Patrick Choate was vice-presidential candidate of Ross Perot's Reform Party in 1996. An economist and former senior official of the US Department of Commerce, he is the author of "Save Your Job, Save Our Country: Why NAFTA Must Be Stopped – Now (1993) and Agents Of Influence" (1990).
Brink Lindsey is the director of the Center for Trade Policy Studies at the CATO Institute in Washington, DC. He is the author of "Against the Dead Hand: The Uncertain Struggle for Global Capitalism" (2002).
Lori Wallach is the founding director of Public Citizen's Global Trade Watch, a Ralph Nader organization. Organizer of the 1999 Seattle anti-globalization protest, she is co-author of "Whose Trade Organization? The Comprehensive Guide to the WTO" (2004).
PANEL 3: Ideological Hegemony: Exporting American Democracy
3:15 p.m. – 5:15 p.m.
Akira Iriye is the Charles Warren Professor of American History at Harvard University. His books include Cultural Internationalism and World Order (1997) and The Globalizing of America (1993).
Edward Mansfield is the Hum Rosen Professor of Political Science and director of the Christopher H. Browne Center for International Politics at the University of Pennsylvania. He is co-author of Democratization and War (forthcoming) and The Evolution of Political Knowledge: Democracy, Autonomy, and Conflict in Comparative and International Politics (2004).
Allen Weinstein is the former president of the Center for Democracy in Washington, D.C. and currently directs the Center for Democratic Initiatives at the International Foundation for Election Systems.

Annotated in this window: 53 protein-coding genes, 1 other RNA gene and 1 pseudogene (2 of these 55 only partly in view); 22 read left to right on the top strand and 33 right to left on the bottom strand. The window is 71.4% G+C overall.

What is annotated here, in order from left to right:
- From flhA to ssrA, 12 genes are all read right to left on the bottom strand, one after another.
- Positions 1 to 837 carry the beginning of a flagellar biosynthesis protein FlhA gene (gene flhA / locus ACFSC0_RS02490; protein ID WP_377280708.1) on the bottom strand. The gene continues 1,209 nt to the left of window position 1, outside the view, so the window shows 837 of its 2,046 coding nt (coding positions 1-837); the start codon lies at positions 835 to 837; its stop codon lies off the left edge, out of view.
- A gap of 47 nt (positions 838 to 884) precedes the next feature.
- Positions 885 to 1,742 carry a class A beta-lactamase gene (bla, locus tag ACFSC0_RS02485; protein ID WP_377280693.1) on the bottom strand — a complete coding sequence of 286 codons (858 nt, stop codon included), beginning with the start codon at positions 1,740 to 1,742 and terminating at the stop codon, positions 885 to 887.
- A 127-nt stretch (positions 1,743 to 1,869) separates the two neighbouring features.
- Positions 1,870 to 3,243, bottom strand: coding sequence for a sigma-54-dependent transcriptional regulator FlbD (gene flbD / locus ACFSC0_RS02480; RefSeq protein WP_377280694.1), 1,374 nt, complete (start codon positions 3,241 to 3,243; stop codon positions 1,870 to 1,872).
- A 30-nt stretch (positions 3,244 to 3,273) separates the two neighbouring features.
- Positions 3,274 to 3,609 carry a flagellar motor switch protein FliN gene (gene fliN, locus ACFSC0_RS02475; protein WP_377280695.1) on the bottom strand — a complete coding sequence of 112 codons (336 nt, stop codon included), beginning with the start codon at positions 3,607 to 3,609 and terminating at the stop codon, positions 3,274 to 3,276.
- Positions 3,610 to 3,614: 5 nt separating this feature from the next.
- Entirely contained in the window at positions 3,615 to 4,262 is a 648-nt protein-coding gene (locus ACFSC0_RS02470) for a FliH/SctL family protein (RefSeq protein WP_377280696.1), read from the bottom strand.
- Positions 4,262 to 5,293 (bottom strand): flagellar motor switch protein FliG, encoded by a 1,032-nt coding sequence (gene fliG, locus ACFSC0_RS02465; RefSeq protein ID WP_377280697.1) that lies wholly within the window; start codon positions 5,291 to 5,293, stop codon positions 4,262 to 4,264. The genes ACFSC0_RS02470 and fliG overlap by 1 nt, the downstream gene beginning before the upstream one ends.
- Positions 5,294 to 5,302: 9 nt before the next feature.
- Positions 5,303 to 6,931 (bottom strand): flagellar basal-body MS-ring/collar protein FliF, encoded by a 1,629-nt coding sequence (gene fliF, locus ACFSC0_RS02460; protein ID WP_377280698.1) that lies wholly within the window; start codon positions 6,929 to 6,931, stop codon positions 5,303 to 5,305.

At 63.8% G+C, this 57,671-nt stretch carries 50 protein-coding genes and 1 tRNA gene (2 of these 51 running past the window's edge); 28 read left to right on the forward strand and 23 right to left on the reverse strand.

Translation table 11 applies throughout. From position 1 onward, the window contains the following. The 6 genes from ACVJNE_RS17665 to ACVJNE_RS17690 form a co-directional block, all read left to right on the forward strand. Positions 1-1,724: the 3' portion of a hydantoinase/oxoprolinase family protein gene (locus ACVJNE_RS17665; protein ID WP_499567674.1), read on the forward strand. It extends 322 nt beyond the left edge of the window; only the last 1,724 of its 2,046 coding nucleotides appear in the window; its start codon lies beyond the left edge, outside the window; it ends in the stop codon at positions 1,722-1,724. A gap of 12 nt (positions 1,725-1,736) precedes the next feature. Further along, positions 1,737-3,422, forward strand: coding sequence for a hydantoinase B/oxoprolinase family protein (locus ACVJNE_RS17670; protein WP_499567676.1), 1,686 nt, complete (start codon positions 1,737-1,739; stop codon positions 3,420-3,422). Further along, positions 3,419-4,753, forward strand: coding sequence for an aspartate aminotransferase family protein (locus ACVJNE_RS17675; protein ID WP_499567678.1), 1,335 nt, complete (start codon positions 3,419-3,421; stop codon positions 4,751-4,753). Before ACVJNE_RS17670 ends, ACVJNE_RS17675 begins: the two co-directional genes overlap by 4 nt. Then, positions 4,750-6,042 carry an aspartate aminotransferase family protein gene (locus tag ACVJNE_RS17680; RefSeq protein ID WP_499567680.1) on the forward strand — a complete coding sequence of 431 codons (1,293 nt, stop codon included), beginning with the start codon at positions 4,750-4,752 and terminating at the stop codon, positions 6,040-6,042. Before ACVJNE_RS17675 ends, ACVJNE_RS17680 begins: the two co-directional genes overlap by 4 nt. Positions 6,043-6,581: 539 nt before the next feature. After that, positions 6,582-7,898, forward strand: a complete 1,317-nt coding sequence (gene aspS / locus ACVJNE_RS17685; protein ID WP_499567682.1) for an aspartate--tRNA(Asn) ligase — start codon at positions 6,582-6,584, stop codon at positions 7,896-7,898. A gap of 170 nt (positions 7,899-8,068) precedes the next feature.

The Baker Peace Conference is an annual event that brings together national experts to discuss significant policy issues related to peace. The first Baker Peace Conference took place in 1984, two years after Dr. John C. Baker, the University's President from 1945 to 1962, and his late wife Elizabeth established the John and Elizabeth Baker Peace Studies Endowment to encourage the education of students and the general public in the means by which peace can be established and maintained throughout the world. Recent Baker Peace Conferences have focused on "US Energy Consumption and the Environment," "War Crimes, Justice and Peace," "Prospects for Peace in the New Millennium: Lessons from the 20th Century," and "Chaos, Complexity, and Contemporary History."
The conference is free and open to the public. For a list of scheduled events, visit www.ohio.edu/conhist/events.html. For post-conference summaries of the proceedings, please visit the following weblog at http://athensi.com/blog.
Debbie Ehrman is a student employee in University Communications and Marketing.